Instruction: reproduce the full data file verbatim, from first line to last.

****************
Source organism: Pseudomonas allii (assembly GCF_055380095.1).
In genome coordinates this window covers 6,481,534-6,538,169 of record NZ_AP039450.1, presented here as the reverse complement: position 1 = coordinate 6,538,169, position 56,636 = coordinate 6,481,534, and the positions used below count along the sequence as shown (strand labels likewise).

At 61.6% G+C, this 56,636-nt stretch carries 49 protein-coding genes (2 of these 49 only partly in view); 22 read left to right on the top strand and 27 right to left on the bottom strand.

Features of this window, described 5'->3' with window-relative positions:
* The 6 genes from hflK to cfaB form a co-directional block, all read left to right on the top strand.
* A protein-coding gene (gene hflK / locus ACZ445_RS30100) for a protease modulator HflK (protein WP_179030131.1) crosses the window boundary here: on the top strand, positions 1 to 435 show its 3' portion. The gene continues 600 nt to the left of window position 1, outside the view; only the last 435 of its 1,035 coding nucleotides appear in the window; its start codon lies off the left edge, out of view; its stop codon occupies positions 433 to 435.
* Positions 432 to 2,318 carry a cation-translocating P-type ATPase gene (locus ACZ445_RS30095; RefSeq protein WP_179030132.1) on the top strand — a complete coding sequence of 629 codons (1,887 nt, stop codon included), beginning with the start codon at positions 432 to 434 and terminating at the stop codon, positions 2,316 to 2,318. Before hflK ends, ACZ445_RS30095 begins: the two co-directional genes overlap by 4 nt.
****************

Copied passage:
Source organism: Pseudomonas allii (assembly GCF_055380095.1).
In genome coordinates this window covers 6,481,534-6,538,169 of record NZ_AP039450.1, presented here as the reverse complement: position 1 = coordinate 6,538,169, position 56,636 = coordinate 6,481,534, and the positions used below count along the sequence as shown (strand labels likewise).

At 61.6% G+C, this 56,636-nt stretch carries 49 protein-coding genes (2 of these 49 only partly in view); 22 read left to right on the top strand and 27 right to left on the bottom strand.

Features of this window, described 5'->3' with window-relative positions:
* The 6 genes from hflK to cfaB form a co-directional block, all read left to right on the top strand.
* A protein-coding gene (gene hflK / locus ACZ445_RS30100) for a protease modulator HflK (protein WP_179030131.1) crosses the window boundary here: on the top strand, positions 1 to 435 show its 3' portion. The gene continues 600 nt to the left of window position 1, outside the view; only the last 435 of its 1,035 coding nucleotides appear in the window; its start codon lies off the left edge, out of view; its stop codon occupies positions 433 to 435.
* Positions 432 to 2,318 carry a cation-translocating P-type ATPase gene (locus ACZ445_RS30095; RefSeq protein WP_179030132.1) on the top strand — a complete coding sequence of 629 codons (1,887 nt, stop codon included), beginning with the start codon at positions 432 to 434 and terminating at the stop codon, positions 2,316 to 2,318. Before hflK ends, ACZ445_RS30095 begins: the two co-directional genes overlap by 4 nt.